Cosmology Physics

Rob Sheldon on why astronomers believe in dark matter

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3-D impression of dark matter via Hubble

Recently, we picked up on a discussion over at The Conversation on why astronomers think dark matter exists.

Rob Sheldon weighs in:

“As this article records, the evidence for dark matter, is abundant and all gravitational, but now known to be neither a mysterious particle nor a black hole. This leaves a tremendous parameter space of black, cold objects that are bigger than a pea and smaller than a Jupiter which fit the bill. Most, if not all the hype you read, is looking for more and more exotic particles, all the while ignoring mundane macroscopic things like comets and asteroids. The reason they ignore all these well known objects, is that modellers tell them it can’t be normal “baryonic” matter. But the models are all based on assumptions, and the assumptions are based on either theoretical shortcuts (1-D, isotropic, homogeneous needed by the modellers), or on model fits. When pressed to explain in detail, you discover the argumentation is circular. Just as Stan Robertson argues about black holes, the assumptions are widespread, and there’s a consensus for using them, but ultimately they are not based on empirical data. Like so many of the other 20th century models (population genetics, Darwinism, cladistics, global climate, no-zero-threshold, gravity waves, dark energy, origin-of-life), when we elevate our assumptions to the authority of empirical data, we enter a wilderness of our own making.”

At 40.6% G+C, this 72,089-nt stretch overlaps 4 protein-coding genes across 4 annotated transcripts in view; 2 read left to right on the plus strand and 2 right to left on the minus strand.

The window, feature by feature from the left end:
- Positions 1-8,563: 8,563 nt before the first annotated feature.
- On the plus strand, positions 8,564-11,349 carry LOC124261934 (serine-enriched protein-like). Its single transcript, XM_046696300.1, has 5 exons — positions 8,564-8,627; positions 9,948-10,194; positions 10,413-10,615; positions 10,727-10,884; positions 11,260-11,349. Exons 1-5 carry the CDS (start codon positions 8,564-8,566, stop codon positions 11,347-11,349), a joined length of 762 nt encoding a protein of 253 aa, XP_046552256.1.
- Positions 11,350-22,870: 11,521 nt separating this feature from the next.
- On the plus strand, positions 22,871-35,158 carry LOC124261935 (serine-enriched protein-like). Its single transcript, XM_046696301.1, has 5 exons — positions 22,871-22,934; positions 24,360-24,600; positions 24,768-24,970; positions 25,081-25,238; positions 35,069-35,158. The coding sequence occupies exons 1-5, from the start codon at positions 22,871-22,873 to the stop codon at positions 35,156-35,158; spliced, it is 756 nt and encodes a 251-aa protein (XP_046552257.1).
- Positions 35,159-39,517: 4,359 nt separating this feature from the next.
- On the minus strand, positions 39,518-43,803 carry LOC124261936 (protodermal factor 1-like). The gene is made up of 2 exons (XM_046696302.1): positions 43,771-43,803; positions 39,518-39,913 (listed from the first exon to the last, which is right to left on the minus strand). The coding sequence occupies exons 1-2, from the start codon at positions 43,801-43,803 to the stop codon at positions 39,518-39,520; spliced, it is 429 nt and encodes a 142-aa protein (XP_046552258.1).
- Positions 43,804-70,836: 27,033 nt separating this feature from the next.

Rob Sheldon is author of Genesis: The Long Ascent

See also: At The Conversation: Why DO astronomers believe dark matter exists? Is dark matter the Higgs boson, hard to find but eventually found, or the ether, once believed to pervade the universe? If twenty years pass with no dark matter, unfortunately, the needle will tilt a bit more toward the ether.

The Long Ascent: Genesis 1â  11 in Science & Myth, Volume 1 by [Sheldon, Robert]

Discover: Even the best dark matter theories are crumbling

Researcher: The search for dark matter has become a “quagmire of confirmation bias” So many research areas in science today are hitting hard barriers that it is reasonable to think that we are missing something.

Physicists devise test to find out if dark matter really exists

Largest particle detector draws a blank on dark matter

What if dark matter just doesn’t stick to the rules?

A proposed dark matter solution makes gravity an illusion

and

Proposed dark matter solution: “Gravity is not a fundamental governance of our universe, but a reaction to the makeup of a given environment.”

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